Should colleges abandon essays?

This thread was split from another thread.

Frankly, this thread alone, especially what the “pros” have written about the process, is a very persuasive argument for dropping the application essay altogether. Many of these essays were not written by the student alone, but were collaborative efforts involving family members, teachers, and paid and unpaid coaches. If we’re going to say that standardized tests aren’t “fair” because some kids can pay for expensive test prep, while others don’t have access to private coaching, then how much more so should we get rid of the essay, which can be ENTIRELY ghost-written by a pro, for a fee?

That being said, what happened at our house was this: Mom read a lot of NYT college admissions essays (there’s an annual column about essays having to do with money) and pointed out to kid how the best of them “showed”, rather than “told” something important about the writer. Kid tried a few ideas, none of which really felt right. Finally Dad (who just happens to be an English prof/teacher) said to kid, “What do you love in life? What makes you happy?” That triggered kid’s writing a pretty good essay about the connection between several things he loves doing, some academic, some not. We got helpful feedback from someone on CC, and from a friend of mine who is a professional editor. Kid got into a tippy-top school, although he has no idea whether the essay had anything to do with it. But most kids don’t have the (free) resources that my kid had access to! Some families buy it, some kids seek it out on their own, and many kids just write an essay and send it in. NOT a level playing field, for sure.

Over 40 years ago, my husband and I (and probably all of our classmates) wrote our own college admissions essays, and never showed them to anyone before we sent off our applications (which got us into top schools).

I think Canada has it right. Send in your grades and your test scores. No essays. No letters of recommendation. Meanwhile, US college admissions officers cannot help but be swayed by essays which may have NOTHING to do with the writing ability or the life experience or personality of the applicant, because the applicant may have had little to nothing to do with actually writing the essay!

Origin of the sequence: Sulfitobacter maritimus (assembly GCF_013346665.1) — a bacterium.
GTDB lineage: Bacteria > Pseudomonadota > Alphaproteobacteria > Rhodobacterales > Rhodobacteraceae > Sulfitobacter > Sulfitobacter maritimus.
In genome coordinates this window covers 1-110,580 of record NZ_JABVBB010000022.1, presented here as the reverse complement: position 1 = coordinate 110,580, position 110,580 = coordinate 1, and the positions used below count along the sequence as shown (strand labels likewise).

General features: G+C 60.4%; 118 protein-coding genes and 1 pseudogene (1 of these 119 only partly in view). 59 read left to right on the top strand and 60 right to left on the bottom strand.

My daughter is homeschooled and was unable to sit for the SATs because of covid. The essay was a huge part of her application and most likely weighed heavily in her admission.

I don’t know what the right answer is since there’s no such thing as a level playing field and there will always be people who have advantages and those who take advantage.


There has to be some writing supplement of some kind imo. I know it’s difficult to come up with, but I have known some extremely smart people who are great at their classes and can blaze through homework - but not be great at expressing their ideas. Being able to succinctly summarize something to a potential employer or business partner is, frankly, a necessary skill in the majority of jobs. Maybe a personal essay is not the best method to measure this skill, but it’s better than nothing.


Folks would really hate it if colleges only looked at grades and scores regardless of how much they complain about holistic admissions. Those with money would take the overwhelming majority of seats at top colleges. A certain demographic group would be the majority at every top school. Terrible idea.


Couldn’t the writing sample just be graded work? My daughter recently applied for junior year at Oxford and a part of the application was two graded essays in the subjects that interested her. Seems they were a fair representation of her abilities, offered no extra polish than whatever she normally does, and had the advantage of having a grade/comment attached, which allowed the admissions people to get context on the class/teacher standards.

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Easily gamed. And again, those with money who attend schools with strong writing programs (eg prep schools) would have a significant edge.

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How is it gamed? Other than full-out cheating by the teacher? If the kid gets significant help on all of their writing… well, they’ll probably continue that in college too, so the school is still seeing what they’re getting. And yes, better prepped kids will have better school output to share, but they basically have better everything starting from pre-school age, and not much is gonna change that. It still seems better to me than the basic Pr essays that are required now.

I think you’d see widespread cheating. There’s no way to verify the essay was actually one that was graded by the teacher or written entirely by the student even if actually graded by the teacher. I don’t think it’s any better than the current system.

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Both of my kids felt that the essay was their chance to add some personalization to the application. I would hate to see the essay taken out of the admission process.


I can’t even imagine. My kids always take what they get based on what they earn and that is that. I am not nearly cynical enough, and I thought I was plenty cynical. Ha!

In all aspects of life, there is a small minority of people who cheat. Does cheating work for them? Sometimes, but I believe only in the short-term.

I make it a personal rule to never make changes for those cheaters. The essay tells admissions so much about a person. And by the way, in most cases, it also points out who those cheaters might be.